• Transcanal endoscopic ear surgery (TEES): The surgeon passes an endoscope — which is a thin tube with a high powered camera on the end — into the ear. It travels through the ear canal and past the eardrum to provide access to the middle ear and allow the surgeon to view the surgical area.
  • Combined endoscopic and microscopic middle ear surgery: The surgeon performs MES with the aid of TEES.

To completely remove the cholesteatoma, your surgeon may also need to remove the ossicles, the eardrum, and part of the mastoid bone, which is behind the ear. A second surgery to reconstruct the ossicles may improve hearing with time. Baseline hearing tests before surgery give doctors a measuring stick for comparison after surgery.

It is important to keep the ear dry as you undergo treatment. You can purchase ear covers for when you wash your hair. Ask your doctor or surgeon for recommendations.

In children, healthcare professionals tend to take a more conservative approach in surgery to preserve more of the ear structure and ease healing and recovery. However, this method — known as canal wall up — is more likely to lead to a recurrence of the cholesteatoma. For this reason, the surgeon typically plans a so-called second-look procedure 6–12 months later, and they will remove additional tissue as necessary.

Surgery can be successful. However, you will need to visit a doctor afterward for ear cleanings. You will also need long-term follow-up care to make sure that the cholesteatoma does not recur. Recurrence rates are in the range of 5–50%. These rates can vary with the surgical technique.

Talk with your surgeon about the specific technique they will use and why, and be sure to ask about its typical success rate.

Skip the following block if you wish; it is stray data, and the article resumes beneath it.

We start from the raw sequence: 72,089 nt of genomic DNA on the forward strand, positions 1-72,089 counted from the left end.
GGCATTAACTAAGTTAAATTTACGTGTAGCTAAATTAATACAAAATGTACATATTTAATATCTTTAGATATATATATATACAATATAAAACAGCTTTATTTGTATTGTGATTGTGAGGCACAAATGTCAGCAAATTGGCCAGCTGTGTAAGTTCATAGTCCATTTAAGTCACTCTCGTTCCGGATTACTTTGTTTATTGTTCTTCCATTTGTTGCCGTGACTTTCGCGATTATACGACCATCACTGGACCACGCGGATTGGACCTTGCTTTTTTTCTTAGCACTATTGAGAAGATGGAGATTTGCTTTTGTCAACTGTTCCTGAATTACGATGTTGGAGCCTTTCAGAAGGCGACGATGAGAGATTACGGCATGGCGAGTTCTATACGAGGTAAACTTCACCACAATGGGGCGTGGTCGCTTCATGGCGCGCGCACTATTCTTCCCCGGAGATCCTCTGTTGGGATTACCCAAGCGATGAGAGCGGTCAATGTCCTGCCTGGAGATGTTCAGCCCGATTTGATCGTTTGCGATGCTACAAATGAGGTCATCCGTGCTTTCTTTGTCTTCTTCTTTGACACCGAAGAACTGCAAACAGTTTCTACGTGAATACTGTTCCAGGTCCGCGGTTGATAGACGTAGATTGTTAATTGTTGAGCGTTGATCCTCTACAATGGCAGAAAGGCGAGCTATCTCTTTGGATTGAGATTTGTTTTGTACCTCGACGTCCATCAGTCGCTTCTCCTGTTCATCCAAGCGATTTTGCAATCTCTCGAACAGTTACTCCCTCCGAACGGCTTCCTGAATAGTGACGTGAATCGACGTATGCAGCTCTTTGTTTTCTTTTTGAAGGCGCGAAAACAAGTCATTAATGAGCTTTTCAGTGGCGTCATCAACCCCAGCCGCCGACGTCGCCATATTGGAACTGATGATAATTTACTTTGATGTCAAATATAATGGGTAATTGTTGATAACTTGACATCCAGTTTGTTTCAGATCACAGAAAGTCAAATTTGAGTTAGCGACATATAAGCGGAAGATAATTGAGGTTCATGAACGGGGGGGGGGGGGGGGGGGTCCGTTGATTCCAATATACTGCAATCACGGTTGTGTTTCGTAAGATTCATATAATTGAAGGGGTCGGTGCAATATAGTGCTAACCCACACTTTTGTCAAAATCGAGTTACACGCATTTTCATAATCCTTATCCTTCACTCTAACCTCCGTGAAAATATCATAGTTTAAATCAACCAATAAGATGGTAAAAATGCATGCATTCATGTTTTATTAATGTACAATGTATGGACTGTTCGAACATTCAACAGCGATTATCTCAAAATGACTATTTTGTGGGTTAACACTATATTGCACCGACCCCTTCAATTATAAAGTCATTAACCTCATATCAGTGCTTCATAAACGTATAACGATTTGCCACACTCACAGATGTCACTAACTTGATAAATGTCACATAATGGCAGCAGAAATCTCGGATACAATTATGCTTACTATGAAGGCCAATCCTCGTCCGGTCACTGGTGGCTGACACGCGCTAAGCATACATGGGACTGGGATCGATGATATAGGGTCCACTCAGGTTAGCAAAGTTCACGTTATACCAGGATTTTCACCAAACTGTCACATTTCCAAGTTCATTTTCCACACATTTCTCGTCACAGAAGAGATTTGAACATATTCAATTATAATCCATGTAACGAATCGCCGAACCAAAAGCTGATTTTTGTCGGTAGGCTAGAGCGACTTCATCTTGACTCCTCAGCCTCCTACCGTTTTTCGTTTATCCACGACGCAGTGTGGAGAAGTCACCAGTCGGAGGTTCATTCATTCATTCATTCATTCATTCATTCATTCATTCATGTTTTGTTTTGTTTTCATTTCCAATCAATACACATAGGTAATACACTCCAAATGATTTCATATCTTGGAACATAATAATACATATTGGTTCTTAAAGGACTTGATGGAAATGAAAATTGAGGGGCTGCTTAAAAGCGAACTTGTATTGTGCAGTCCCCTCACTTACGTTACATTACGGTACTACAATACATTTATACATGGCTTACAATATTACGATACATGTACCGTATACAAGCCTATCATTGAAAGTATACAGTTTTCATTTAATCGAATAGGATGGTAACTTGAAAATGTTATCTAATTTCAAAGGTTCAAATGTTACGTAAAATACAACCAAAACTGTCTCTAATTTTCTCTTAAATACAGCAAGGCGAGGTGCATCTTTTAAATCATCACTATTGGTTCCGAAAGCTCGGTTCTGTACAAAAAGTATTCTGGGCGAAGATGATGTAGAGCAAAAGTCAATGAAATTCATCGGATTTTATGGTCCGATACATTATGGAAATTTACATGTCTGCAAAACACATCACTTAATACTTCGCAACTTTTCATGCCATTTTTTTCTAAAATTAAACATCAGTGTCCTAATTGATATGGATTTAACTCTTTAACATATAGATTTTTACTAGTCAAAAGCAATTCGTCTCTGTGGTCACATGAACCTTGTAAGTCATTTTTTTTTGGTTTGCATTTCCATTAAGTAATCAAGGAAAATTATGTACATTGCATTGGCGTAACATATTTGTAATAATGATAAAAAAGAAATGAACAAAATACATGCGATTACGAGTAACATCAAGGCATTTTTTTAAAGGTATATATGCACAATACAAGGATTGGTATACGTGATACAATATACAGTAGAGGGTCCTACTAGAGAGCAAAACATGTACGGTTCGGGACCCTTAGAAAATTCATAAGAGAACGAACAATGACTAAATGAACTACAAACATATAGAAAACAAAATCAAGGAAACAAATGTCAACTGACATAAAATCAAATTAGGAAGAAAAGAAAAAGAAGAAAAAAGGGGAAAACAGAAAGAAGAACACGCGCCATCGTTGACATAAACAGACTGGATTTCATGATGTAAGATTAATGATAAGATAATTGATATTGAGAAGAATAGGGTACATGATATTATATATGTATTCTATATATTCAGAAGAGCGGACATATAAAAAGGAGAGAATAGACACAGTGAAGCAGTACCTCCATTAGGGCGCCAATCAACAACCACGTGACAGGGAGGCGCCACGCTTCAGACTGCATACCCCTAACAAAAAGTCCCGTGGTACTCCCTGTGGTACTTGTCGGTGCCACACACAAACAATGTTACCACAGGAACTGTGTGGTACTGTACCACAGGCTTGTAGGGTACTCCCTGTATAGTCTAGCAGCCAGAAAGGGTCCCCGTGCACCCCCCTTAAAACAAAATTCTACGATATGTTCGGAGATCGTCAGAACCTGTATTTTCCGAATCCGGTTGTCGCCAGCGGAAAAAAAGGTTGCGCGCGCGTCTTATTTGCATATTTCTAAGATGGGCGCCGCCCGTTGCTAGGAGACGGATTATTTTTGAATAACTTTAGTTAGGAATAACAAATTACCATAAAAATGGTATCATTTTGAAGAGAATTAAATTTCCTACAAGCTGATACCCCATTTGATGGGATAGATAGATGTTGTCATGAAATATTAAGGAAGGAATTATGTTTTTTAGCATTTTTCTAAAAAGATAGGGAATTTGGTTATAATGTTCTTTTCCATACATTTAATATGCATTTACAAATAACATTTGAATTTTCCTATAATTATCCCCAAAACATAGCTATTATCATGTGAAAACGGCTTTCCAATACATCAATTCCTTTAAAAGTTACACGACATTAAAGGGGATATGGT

What is the outlook for someone with a cholesteatoma?

Without treatment, cholesteatomas usually continue to grow. As they grow, they can degrade the three hearing bones in the middle ear. They can also damage structures surrounding the ear, such as the bones of the skull or face. This can lead to serious complications, including:

  • blood clots in the brain’s venous sinuses, which are located near the mastoid bone
  • brain or epidural abscesses
  • meningitis
  • permanent hearing loss or deafness


A cholesteatoma is an unusual growth of skin cells in the middle ear, behind the eardrum. Most people develop it due to a chronic ear infection.

Since the cholesteatoma will continue to grow, surgical removal is the only treatment option. Surgery can prevent complications from it eroding bone and invading other tissues. However, hearing loss does not always improve after surgery.

Long-term monitoring is necessary, as recurrence is possible.

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Medical Reviewer: Nicole Leigh Aaronson, MD, MBA, CPE, FACS, FAAP
Last Review Date: 2022 May 25